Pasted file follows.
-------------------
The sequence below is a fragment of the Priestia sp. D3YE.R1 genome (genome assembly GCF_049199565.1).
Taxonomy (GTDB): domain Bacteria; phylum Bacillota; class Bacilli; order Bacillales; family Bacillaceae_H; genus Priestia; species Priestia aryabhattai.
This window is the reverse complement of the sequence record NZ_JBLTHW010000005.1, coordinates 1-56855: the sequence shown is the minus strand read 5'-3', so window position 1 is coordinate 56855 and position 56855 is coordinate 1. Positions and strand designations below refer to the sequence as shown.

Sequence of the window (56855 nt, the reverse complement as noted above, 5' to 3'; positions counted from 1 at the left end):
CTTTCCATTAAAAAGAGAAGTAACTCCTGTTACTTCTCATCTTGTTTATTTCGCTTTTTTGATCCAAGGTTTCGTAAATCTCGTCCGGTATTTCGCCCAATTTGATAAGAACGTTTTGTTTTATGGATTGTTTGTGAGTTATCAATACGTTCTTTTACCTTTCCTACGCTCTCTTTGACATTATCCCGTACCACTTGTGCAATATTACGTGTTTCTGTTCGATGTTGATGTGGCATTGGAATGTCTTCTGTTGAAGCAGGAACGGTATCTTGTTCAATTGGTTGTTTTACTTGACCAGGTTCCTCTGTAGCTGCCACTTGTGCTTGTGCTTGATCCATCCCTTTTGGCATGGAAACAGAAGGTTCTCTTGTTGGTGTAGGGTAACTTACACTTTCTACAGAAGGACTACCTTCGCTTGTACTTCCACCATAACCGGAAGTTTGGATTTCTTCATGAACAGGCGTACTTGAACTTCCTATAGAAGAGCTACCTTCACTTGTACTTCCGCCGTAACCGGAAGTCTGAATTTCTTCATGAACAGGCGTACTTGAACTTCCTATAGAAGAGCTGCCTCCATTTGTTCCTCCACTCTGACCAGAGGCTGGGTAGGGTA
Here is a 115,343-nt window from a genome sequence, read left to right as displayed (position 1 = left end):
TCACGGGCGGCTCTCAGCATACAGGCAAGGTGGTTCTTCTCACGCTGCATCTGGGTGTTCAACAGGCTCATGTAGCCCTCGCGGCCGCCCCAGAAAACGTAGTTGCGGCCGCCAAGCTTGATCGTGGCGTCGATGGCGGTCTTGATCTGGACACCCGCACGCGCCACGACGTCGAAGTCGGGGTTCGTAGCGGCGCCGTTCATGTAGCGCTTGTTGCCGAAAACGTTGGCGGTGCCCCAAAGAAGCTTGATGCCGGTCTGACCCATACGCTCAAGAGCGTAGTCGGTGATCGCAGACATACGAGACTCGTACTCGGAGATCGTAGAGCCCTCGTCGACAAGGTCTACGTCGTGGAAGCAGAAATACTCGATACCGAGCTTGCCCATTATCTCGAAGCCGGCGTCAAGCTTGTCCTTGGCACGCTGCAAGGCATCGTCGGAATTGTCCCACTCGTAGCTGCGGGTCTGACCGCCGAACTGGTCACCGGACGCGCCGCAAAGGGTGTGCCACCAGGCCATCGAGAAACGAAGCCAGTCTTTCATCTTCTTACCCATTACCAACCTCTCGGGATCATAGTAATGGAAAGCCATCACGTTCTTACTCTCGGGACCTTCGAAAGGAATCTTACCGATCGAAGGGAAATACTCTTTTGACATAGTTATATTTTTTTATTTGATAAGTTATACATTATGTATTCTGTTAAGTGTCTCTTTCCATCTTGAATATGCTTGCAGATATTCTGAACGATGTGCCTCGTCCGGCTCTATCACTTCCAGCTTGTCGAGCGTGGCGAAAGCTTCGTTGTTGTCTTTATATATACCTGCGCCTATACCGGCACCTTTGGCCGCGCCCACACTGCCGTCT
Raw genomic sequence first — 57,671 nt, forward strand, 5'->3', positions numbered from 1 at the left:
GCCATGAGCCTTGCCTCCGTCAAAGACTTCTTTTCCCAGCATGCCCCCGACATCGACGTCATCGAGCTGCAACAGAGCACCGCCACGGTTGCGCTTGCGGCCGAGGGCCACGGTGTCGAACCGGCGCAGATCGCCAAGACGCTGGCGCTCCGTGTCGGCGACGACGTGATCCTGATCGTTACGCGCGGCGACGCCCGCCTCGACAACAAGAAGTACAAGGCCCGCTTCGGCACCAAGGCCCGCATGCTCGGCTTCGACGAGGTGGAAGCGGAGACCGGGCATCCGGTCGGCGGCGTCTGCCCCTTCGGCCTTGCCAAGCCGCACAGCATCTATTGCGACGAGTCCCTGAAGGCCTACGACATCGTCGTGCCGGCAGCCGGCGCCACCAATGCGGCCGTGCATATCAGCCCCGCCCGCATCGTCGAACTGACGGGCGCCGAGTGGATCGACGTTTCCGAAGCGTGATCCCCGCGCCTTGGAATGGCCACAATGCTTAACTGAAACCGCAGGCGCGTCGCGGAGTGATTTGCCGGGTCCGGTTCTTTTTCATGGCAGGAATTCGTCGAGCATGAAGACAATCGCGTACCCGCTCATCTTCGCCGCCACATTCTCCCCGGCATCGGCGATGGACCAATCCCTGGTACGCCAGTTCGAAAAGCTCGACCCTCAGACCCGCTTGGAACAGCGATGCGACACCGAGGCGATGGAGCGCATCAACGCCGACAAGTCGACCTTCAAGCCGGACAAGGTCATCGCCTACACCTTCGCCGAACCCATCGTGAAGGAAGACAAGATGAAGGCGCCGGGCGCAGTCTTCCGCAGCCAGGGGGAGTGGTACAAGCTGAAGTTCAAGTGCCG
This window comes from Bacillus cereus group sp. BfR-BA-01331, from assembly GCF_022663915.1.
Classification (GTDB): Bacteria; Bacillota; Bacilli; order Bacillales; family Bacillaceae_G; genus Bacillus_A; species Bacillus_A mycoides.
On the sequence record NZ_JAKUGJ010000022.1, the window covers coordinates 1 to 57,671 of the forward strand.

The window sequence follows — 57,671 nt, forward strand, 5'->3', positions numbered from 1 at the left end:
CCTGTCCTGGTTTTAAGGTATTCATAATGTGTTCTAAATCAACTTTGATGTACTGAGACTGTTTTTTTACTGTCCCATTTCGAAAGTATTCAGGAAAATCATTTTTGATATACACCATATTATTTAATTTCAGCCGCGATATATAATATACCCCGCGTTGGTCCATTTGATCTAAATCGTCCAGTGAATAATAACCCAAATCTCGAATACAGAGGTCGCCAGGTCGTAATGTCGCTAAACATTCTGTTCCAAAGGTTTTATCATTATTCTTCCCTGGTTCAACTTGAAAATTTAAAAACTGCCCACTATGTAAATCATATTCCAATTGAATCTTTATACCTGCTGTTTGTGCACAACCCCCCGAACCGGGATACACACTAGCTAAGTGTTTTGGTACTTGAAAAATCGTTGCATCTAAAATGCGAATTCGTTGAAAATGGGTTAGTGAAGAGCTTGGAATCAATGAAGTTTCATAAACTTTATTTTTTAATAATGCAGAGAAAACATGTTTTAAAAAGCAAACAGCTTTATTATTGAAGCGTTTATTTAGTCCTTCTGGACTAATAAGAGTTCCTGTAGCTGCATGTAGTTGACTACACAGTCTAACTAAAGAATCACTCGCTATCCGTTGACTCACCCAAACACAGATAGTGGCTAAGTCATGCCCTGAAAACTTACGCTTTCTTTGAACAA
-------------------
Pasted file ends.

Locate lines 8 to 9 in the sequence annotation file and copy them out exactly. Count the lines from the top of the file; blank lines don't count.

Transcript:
Raw genomic sequence first — 57,671 nt, forward strand, 5'->3', positions numbered from 1 at the left:
GCCATGAGCCTTGCCTCCGTCAAAGACTTCTTTTCCCAGCATGCCCCCGACATCGACGTCATCGAGCTGCAACAGAGCACCGCCACGGTTGCGCTTGCGGCCGAGGGCCACGGTGTCGAACCGGCGCAGATCGCCAAGACGCTGGCGCTCCGTGTCGGCGACGACGTGATCCTGATCGTTACGCGCGGCGACGCCCGCCTCGACAACAAGAAGTACAAGGCCCGCTTCGGCACCAAGGCCCGCATGCTCGGCTTCGACGAGGTGGAAGCGGAGACCGGGCATCCGGTCGGCGGCGTCTGCCCCTTCGGCCTTGCCAAGCCGCACAGCATCTATTGCGACGAGTCCCTGAAGGCCTACGACATCGTCGTGCCGGCAGCCGGCGCCACCAATGCGGCCGTGCATATCAGCCCCGCCCGCATCGTCGAACTGACGGGCGCCGAGTGGATCGACGTTTCCGAAGCGTGATCCCCGCGCCTTGGAATGGCCACAATGCTTAACTGAAACCGCAGGCGCGTCGCGGAGTGATTTGCCGGGTCCGGTTCTTTTTCATGGCAGGAATTCGTCGAGCATGAAGACAATCGCGTACCCGCTCATCTTCGCCGCCACATTCTCCCCGGCATCGGCGATGGACCAATCCCTGGTACGCCAGTTCGAAAAGCTCGACCCTCAGACCCGCTTGGAACAGCGATGCGACACCGAGGCGATGGAGCGCATCAACGCCGACAAGTCGACCTTCAAGCCGGACAAGGTCATCGCCTACACCTTCGCCGAACCCATCGTGAAGGAAGACAAGATGAAGGCGCCGGGCGCAGTCTTCCGCAGCCAGGGGGAGTGGTACAAGCTGAAGTTCAAGTGCCG